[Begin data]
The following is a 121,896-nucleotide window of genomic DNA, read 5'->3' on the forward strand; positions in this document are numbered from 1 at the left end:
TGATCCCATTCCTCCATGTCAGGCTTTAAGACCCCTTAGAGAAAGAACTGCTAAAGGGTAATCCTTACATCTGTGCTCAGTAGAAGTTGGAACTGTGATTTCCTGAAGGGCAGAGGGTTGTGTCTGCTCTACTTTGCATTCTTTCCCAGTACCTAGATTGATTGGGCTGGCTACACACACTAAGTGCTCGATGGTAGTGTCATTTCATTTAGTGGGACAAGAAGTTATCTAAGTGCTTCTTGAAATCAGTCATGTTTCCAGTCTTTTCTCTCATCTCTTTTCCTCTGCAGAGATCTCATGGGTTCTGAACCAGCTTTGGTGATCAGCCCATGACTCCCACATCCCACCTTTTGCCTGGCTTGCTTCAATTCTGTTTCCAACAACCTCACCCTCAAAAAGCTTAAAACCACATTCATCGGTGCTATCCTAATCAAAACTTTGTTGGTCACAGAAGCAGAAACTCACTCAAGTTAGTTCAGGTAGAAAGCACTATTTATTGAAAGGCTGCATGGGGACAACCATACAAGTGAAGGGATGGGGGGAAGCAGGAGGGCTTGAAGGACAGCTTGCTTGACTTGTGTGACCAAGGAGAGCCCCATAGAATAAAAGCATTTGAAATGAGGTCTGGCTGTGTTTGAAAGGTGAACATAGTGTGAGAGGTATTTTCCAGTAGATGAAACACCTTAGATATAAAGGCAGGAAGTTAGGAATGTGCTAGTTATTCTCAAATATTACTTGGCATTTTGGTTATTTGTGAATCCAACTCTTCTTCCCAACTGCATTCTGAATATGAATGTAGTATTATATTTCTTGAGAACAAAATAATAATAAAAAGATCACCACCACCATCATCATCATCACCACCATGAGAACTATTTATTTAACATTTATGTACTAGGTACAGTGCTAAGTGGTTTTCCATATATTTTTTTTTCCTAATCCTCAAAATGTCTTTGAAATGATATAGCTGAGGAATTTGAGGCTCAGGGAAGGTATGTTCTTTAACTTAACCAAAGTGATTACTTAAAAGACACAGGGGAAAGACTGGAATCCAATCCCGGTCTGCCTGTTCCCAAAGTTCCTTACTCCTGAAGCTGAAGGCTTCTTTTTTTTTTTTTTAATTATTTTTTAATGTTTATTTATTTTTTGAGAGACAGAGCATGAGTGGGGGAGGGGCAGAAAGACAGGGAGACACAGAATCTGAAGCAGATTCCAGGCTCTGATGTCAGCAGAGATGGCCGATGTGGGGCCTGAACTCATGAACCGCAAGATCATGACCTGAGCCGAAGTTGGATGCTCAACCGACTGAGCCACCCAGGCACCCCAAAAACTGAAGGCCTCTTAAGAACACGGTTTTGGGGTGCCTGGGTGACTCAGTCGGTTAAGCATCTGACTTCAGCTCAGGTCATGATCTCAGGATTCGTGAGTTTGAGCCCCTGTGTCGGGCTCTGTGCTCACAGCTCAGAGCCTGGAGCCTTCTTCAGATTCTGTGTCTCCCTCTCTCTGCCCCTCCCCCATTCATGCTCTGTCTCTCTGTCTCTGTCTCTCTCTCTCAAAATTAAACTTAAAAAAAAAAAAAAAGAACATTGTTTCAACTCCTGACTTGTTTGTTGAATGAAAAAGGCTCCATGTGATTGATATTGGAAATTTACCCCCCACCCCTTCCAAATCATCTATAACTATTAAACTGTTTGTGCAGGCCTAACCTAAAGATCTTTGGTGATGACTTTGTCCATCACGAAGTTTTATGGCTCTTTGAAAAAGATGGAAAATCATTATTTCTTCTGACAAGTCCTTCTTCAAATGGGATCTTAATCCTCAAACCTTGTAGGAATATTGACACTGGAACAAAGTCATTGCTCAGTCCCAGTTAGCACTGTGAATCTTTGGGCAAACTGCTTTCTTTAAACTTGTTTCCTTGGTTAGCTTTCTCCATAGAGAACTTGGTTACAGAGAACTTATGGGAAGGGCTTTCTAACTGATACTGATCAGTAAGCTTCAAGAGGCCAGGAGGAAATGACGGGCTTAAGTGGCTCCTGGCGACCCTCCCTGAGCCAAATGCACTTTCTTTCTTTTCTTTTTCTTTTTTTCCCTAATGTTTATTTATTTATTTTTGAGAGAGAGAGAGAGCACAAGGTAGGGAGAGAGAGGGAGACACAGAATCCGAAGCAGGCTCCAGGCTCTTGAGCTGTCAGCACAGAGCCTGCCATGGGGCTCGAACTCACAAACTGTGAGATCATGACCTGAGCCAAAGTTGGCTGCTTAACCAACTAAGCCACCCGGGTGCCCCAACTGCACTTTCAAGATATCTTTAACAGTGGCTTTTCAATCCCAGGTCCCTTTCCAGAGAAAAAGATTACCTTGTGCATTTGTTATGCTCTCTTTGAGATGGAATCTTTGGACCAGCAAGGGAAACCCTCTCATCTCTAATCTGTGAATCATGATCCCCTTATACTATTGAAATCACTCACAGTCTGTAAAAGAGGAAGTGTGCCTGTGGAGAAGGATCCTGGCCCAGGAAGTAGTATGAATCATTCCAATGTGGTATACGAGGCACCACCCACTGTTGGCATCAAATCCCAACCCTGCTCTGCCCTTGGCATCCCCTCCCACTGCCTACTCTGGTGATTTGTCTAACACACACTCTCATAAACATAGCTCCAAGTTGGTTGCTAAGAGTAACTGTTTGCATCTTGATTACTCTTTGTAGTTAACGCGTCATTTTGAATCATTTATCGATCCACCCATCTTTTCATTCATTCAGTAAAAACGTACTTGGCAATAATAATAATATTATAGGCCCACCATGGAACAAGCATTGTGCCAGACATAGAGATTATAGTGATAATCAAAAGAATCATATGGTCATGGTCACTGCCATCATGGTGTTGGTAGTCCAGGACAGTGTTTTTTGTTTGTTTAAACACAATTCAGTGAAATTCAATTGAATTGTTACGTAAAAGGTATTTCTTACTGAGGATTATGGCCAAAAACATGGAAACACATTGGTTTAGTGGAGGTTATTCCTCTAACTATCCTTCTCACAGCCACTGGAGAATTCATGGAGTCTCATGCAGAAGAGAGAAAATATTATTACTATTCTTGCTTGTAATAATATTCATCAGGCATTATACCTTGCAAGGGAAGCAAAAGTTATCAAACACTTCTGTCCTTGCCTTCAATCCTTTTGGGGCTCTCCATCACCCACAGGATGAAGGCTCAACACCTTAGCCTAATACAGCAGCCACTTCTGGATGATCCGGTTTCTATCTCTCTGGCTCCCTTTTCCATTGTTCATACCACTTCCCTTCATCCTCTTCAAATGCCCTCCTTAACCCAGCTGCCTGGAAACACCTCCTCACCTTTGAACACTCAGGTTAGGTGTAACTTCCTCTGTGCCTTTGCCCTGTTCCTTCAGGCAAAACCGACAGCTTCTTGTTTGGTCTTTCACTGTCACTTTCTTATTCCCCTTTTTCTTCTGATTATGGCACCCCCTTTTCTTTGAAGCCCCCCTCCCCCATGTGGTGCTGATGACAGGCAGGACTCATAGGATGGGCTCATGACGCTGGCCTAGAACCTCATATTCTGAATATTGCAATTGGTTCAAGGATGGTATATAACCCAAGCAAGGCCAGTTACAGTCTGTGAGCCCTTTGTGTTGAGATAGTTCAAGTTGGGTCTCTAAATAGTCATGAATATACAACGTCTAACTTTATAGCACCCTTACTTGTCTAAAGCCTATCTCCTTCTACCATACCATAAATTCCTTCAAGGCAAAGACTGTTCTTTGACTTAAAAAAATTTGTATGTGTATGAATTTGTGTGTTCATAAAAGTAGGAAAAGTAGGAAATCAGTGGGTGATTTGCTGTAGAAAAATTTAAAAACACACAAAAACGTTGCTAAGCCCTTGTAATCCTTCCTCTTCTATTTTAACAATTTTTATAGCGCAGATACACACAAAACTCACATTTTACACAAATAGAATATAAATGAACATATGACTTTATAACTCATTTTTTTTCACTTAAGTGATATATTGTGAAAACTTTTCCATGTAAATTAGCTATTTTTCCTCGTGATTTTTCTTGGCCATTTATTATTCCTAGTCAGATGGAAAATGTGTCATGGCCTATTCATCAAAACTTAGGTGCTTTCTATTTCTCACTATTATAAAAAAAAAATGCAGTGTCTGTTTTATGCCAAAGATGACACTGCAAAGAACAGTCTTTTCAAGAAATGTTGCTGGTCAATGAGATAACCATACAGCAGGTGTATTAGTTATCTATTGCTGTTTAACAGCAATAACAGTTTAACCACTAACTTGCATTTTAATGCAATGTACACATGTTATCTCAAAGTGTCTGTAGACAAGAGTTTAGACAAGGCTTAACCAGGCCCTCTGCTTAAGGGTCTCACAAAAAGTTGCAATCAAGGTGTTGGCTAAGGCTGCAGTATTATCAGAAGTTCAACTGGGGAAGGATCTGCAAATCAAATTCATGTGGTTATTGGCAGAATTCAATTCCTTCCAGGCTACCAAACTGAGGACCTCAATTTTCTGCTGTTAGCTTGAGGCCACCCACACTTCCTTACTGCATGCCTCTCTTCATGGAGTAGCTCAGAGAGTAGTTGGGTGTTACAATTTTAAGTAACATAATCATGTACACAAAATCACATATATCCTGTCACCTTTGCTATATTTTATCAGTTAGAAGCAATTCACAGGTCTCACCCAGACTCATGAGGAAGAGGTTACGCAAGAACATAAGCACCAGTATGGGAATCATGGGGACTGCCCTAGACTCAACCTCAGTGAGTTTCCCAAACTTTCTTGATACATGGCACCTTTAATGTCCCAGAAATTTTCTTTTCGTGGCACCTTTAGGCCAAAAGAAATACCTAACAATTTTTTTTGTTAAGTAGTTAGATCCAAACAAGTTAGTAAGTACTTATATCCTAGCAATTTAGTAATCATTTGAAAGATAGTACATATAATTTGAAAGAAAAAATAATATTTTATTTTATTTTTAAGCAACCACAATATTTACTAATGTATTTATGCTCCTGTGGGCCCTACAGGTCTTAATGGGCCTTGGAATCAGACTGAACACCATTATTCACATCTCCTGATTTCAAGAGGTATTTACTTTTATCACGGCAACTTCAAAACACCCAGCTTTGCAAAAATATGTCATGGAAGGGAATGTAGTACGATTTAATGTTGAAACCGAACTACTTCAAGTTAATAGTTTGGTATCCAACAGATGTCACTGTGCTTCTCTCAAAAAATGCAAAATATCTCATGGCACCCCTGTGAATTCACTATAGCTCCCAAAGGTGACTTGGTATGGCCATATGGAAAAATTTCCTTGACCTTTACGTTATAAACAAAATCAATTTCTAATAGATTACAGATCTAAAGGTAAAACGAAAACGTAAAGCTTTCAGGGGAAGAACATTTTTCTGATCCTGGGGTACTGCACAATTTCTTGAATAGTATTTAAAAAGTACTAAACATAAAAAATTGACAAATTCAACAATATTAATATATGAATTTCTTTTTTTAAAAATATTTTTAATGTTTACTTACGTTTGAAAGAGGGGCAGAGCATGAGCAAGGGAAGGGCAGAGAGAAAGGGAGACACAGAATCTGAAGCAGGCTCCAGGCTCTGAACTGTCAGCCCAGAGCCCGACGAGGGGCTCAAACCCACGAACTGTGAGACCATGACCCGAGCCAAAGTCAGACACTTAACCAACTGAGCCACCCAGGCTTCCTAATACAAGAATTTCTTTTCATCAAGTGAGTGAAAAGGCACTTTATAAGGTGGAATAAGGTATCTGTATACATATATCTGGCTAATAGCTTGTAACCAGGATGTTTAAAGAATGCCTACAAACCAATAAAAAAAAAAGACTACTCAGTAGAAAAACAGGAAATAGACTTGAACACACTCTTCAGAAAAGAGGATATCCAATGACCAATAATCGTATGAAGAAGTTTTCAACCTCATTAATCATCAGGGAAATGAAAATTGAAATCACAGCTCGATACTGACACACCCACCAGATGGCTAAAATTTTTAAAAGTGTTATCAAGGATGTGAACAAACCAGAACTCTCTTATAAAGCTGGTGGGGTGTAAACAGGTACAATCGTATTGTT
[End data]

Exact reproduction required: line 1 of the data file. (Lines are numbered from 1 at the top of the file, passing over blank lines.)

The following is a 121,896-nucleotide window of genomic DNA, read 5'->3' on the forward strand; positions in this document are numbered from 1 at the left end: